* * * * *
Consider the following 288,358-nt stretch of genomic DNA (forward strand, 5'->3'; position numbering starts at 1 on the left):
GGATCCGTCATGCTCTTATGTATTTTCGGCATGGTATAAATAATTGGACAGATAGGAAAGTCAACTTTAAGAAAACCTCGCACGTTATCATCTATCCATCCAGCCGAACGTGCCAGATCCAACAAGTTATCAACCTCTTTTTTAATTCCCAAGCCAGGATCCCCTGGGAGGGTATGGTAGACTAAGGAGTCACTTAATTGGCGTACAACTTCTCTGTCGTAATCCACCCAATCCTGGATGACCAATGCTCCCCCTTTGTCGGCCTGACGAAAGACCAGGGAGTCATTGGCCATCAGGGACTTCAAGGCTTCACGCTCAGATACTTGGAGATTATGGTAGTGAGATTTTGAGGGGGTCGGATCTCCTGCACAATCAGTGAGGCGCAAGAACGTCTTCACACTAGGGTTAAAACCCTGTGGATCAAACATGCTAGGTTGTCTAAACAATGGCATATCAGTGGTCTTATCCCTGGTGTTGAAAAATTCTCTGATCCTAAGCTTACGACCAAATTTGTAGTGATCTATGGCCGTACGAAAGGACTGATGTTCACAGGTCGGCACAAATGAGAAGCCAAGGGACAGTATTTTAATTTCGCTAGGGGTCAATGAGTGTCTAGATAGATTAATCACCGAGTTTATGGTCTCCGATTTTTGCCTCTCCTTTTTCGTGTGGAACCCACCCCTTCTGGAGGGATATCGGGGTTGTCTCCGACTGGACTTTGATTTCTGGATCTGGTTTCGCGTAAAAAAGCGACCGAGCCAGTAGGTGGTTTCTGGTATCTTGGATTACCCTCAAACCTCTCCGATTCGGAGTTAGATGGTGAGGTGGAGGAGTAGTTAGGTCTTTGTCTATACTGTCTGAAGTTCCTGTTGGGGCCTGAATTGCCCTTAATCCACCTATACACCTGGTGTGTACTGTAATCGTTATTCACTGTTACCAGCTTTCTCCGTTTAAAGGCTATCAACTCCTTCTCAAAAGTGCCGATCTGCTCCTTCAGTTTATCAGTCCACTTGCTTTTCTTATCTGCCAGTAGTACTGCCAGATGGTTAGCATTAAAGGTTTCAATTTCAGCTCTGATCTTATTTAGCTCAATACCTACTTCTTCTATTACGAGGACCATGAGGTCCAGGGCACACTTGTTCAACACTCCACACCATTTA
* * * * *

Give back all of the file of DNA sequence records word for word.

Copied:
Consider the following 288,358-nt stretch of genomic DNA (forward strand, 5'->3'; position numbering starts at 1 on the left):
GGATCCGTCATGCTCTTATGTATTTTCGGCATGGTATAAATAATTGGACAGATAGGAAAGTCAACTTTAAGAAAACCTCGCACGTTATCATCTATCCATCCAGCCGAACGTGCCAGATCCAACAAGTTATCAACCTCTTTTTTAATTCCCAAGCCAGGATCCCCTGGGAGGGTATGGTAGACTAAGGAGTCACTTAATTGGCGTACAACTTCTCTGTCGTAATCCACCCAATCCTGGATGACCAATGCTCCCCCTTTGTCGGCCTGACGAAAGACCAGGGAGTCATTGGCCATCAGGGACTTCAAGGCTTCACGCTCAGATACTTGGAGATTATGGTAGTGAGATTTTGAGGGGGTCGGATCTCCTGCACAATCAGTGAGGCGCAAGAACGTCTTCACACTAGGGTTAAAACCCTGTGGATCAAACATGCTAGGTTGTCTAAACAATGGCATATCAGTGGTCTTATCCCTGGTGTTGAAAAATTCTCTGATCCTAAGCTTACGACCAAATTTGTAGTGATCTATGGCCGTACGAAAGGACTGATGTTCACAGGTCGGCACAAATGAGAAGCCAAGGGACAGTATTTTAATTTCGCTAGGGGTCAATGAGTGTCTAGATAGATTAATCACCGAGTTTATGGTCTCCGATTTTTGCCTCTCCTTTTTCGTGTGGAACCCACCCCTTCTGGAGGGATATCGGGGTTGTCTCCGACTGGACTTTGATTTCTGGATCTGGTTTCGCGTAAAAAAGCGACCGAGCCAGTAGGTGGTTTCTGGTATCTTGGATTACCCTCAAACCTCTCCGATTCGGAGTTAGATGGTGAGGTGGAGGAGTAGTTAGGTCTTTGTCTATACTGTCTGAAGTTCCTGTTGGGGCCTGAATTGCCCTTAATCCACCTATACACCTGGTGTGTACTGTAATCGTTATTCACTGTTACCAGCTTTCTCCGTTTAAAGGCTATCAACTCCTTCTCAAAAGTGCCGATCTGCTCCTTCAGTTTATCAGTCCACTTGCTTTTCTTATCTGCCAGTAGTACTGCCAGATGGTTAGCATTAAAGGTTTCAATTTCAGCTCTGATCTTATTTAGCTCAATACCTACTTCTTCTATTACGAGGACCATGAGGTCCAGGGCACACTTGTTCAACACTCCACACCATTTA